A memorandum on this subject prepared by the Central Electricity Generating Board for the House of Lords Select Committee on the European Communities, together with oral evidence by representatives of the board in May 1982, was published in the Committee's 16th report, Session 1981–82, of 29 June 1982.
As the Minister may know, I support the balanced development of electricity generation both from coal and nuclear sources. Bearing in mind that the bulk of our electricity will still come from coal-fired power stations well into the year 2000, is it not important that there should now be an authoritative statement from the Government on a matter that is causing increasing concern not only in Britain but on the Continent?
I agree with the hon. Gentleman, who has great experience in these matters, that they cause concern. However, acid rain is an international question, and the CEGB and the Government are fully prepared to play their part in the necessary research on the subject. We should not jump to conclusions too quickly. Much has been said and written about it, but there is still relatively little substantive evidence.
Can my right hon. Friend help the public understanding of the debate on the choice of fuels for power stations — and avoid the damage that may result from misunderstanding—by illustrating whether nuclear-powered stations are environmentally preferable to, as well as being more economical than, oil-fired or coal-fired stations?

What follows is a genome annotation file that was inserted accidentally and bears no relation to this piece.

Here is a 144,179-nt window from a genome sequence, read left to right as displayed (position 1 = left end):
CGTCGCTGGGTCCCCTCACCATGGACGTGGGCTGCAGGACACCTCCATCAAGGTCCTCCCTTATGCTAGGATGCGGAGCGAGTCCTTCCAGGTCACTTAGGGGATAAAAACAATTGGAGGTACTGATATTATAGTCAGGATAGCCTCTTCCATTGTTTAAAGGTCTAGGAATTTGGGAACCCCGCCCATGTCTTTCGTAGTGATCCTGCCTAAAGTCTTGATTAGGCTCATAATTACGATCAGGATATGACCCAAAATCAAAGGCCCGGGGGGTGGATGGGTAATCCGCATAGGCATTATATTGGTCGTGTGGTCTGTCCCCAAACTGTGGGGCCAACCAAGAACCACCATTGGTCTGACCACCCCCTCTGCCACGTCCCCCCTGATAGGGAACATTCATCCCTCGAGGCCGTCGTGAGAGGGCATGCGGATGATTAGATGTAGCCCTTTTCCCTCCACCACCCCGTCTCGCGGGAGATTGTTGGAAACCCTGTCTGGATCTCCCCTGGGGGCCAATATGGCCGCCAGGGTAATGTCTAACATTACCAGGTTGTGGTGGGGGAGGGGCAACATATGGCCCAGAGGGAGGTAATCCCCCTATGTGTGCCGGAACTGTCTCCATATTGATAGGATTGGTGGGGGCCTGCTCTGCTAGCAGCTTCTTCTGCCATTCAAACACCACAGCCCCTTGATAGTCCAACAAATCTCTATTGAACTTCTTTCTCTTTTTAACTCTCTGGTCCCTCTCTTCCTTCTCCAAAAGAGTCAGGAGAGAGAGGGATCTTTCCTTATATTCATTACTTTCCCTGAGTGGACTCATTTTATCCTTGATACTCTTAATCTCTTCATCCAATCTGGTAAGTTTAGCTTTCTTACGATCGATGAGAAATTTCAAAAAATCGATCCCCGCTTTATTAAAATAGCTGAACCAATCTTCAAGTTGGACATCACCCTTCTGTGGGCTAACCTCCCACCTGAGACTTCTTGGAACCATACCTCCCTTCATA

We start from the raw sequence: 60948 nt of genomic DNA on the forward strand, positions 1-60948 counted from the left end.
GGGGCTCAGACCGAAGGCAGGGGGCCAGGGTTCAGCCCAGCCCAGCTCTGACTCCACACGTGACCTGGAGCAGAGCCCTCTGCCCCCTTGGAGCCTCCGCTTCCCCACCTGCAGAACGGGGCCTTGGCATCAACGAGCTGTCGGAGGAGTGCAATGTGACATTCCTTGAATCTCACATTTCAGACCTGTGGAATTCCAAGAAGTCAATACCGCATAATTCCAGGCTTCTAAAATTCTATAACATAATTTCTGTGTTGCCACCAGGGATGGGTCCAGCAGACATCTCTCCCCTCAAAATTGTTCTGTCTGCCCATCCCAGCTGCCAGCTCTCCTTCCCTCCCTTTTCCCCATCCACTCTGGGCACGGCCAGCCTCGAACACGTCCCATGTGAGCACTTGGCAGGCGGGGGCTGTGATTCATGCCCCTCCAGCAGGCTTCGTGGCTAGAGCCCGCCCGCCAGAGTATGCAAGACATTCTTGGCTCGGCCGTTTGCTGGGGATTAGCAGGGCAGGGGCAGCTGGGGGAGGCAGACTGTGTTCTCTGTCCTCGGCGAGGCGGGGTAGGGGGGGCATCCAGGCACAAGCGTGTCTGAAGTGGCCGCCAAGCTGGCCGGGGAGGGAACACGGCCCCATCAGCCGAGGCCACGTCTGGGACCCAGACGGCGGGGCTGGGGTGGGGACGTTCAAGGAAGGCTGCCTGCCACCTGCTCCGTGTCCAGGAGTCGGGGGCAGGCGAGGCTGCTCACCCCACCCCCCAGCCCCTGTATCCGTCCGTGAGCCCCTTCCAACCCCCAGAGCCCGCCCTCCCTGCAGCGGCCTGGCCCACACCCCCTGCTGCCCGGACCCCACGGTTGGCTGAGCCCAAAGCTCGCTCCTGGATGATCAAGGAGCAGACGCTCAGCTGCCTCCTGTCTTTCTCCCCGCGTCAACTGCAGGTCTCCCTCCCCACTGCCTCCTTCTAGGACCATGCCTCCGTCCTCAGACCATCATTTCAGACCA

Nuclear-powered stations are undoubtedly very much less subject to environmental pollution — [Interruption.] Hon. Members can argue about it until they are blue in the face—and they will have to remain blue in the face for a long time after the next election.
Will the Minister accept that we need very soon to make some demonstration to convince the international community that we are moving in the right direction? Before commissioning any further report, will he take action on the Atkinson report to ensure that the district heating—CHP—schemes proceed on the basis of fluidised bed combustion? That will demonstrate that we are prepared to burn coal properly, successfully and cleanly.
With respect to my right hon. Friend, does he agree that more important than acid rain fallout is that carcinogenic substances are falling on Britain every day from the coal-fired and oil-fired power stations, which should be investigated and brought to the attention of the public? Such an investigation would prove that nuclear usage provides a much safer fuel generation process.
That is a completely different question. I was asked about environmental matters and gave the view that nuclear power was undoubtedly less of an environmental hazard than some of the other methods that we have at present.
As it is my right hon. Friend's view that research concerning acid rain is not yet conclusive, will he ask his officials to look at the evidence from Czechoslovakia, where considerable problems have been encountered with acid rain as the result of the operations of German coal-fired stations?